“Isaac was speechless, his tongue held tight by terror while his body was bound tight by rope. Abraham, however, talked his terror. Over and over he said to Isaac, ‘You are my child, given to me by God, and I love you.’ The words whipped against Isaac’s heart like the desert wind. They were Abraham’s best effort to console his child and himself in this moment of madness, but they seemed only to deepen it for both of them.

“Abraham lifted Isaac, now bound, but frozen as much by fear as by the rope, and laid him on the wood. He felt the tug ripping at his heart, screaming inside him, but he was sure that it was only fear, and he was determined to fight it off.   He felt his hand close on the knife, and for a moment he was certain that Something had tried to tear the blade from his hand, but he called it fear and forced himself to raise the blade above his son. He closed his eyes, wet with tears and stung by the wash of salt, and cried out to God, ‘Here, O God, is my beloved son, in whom I take much delight. See, I give him back to you that you might bless me with many more.’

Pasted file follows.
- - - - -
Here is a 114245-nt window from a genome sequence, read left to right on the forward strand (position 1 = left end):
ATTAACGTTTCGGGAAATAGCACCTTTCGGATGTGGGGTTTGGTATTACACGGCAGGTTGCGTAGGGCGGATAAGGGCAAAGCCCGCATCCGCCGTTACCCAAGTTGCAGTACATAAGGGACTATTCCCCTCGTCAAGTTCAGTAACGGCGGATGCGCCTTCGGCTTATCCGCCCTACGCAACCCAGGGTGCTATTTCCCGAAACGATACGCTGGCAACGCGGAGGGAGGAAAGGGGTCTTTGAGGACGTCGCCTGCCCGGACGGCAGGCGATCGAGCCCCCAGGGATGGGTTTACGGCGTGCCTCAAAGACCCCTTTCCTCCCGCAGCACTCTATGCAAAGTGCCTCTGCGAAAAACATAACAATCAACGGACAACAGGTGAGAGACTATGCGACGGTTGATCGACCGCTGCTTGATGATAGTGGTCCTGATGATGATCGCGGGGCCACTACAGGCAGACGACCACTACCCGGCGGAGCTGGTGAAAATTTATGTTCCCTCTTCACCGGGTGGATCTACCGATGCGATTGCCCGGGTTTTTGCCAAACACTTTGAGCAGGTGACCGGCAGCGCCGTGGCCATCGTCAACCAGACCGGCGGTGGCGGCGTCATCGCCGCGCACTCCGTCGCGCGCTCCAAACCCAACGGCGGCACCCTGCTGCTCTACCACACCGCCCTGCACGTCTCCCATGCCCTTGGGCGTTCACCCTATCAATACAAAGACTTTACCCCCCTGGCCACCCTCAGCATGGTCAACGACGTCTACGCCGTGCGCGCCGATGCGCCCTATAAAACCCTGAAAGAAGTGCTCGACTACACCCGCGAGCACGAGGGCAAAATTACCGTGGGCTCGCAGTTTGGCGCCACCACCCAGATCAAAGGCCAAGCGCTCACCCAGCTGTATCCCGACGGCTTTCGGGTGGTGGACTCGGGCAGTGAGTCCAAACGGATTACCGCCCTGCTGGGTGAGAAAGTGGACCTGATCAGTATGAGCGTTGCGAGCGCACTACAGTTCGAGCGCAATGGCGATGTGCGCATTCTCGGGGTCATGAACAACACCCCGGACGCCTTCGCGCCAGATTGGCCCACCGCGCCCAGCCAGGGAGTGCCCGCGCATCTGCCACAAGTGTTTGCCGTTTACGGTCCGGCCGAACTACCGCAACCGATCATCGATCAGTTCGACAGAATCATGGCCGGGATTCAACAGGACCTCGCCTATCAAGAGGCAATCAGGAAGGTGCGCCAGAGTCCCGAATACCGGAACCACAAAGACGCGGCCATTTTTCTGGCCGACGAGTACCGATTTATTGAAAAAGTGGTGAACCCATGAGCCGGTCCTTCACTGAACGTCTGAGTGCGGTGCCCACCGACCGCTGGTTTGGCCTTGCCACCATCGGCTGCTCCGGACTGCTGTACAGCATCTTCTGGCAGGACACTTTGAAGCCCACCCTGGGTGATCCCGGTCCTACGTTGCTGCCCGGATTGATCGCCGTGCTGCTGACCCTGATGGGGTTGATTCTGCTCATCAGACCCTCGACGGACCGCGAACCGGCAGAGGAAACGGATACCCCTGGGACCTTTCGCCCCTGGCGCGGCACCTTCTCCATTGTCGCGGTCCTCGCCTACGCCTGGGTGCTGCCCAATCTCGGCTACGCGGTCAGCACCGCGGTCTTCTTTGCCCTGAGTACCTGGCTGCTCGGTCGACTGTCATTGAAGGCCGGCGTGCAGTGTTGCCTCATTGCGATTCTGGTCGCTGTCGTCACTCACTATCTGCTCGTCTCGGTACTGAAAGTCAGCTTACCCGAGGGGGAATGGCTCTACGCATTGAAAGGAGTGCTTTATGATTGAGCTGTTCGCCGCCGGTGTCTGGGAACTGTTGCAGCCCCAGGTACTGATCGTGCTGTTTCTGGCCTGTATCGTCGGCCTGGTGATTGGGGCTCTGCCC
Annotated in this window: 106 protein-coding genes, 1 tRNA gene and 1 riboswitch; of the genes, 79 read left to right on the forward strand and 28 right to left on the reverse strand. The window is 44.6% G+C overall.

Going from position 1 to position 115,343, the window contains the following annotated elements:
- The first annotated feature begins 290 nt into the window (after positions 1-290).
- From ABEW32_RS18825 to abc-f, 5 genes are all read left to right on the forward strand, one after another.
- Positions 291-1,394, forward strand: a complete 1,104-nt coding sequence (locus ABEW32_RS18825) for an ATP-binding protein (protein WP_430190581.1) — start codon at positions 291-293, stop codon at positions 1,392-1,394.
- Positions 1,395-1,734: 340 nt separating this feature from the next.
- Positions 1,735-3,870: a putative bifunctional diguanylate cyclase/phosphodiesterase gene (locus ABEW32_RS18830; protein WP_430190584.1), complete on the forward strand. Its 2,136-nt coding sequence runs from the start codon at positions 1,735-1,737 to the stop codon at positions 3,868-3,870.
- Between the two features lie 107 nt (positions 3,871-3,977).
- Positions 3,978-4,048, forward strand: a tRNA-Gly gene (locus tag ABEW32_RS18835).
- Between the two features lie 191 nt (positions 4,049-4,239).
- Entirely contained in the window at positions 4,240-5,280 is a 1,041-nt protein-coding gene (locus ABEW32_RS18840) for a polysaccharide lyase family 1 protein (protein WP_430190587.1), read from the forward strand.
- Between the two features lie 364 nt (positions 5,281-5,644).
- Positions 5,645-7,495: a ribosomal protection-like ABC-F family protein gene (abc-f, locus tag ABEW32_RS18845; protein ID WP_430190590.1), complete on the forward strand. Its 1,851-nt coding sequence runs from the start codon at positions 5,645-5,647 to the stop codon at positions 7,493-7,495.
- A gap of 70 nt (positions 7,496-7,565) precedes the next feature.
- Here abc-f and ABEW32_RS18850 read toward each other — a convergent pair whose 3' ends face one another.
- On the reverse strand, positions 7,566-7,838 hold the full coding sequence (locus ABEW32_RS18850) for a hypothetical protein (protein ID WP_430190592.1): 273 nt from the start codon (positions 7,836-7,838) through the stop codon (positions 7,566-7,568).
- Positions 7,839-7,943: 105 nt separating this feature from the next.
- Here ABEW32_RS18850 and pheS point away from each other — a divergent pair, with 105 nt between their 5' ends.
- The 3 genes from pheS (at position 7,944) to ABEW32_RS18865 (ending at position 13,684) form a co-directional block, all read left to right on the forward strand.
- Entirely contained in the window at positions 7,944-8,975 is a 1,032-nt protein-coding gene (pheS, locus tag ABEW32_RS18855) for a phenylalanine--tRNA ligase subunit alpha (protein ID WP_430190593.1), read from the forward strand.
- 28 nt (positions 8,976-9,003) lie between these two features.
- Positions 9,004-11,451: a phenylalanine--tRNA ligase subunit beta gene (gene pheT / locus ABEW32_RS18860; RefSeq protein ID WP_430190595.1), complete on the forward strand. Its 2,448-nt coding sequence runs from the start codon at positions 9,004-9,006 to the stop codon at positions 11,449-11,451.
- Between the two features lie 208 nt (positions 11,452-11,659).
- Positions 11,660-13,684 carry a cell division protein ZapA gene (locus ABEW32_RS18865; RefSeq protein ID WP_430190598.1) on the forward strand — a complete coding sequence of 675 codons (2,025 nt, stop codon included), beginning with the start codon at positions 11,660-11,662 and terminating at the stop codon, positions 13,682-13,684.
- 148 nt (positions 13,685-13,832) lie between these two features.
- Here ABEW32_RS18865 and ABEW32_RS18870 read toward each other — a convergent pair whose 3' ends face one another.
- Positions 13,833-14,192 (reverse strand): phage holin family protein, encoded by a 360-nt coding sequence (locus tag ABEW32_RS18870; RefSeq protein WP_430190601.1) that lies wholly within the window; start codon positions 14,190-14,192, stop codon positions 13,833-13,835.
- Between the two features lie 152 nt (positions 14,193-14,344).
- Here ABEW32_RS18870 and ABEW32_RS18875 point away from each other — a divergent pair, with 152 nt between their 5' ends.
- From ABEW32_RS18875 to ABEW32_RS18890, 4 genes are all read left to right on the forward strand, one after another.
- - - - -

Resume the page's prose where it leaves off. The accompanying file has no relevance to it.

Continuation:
“And in that moment Isaac was changed forever. For God, who seldom steps so directly into this world, seized the voice of an eight-year-old child and called out to Abraham not with a inner urging but with audible words. ‘Abraham,’ Isaac heard himself say—but no child would dare speak to his father by his given name—whose Voice was this borrowing his own breath? ‘Abraham, this child is a gift. Do not harm him. Your love for me, now and always, is not measured by what you sacrifice back to me but by the faith in which you receive all things freely from me. I am not a God of blood and fire, but a God of life. Set down the knife and worship me by unbinding the child.’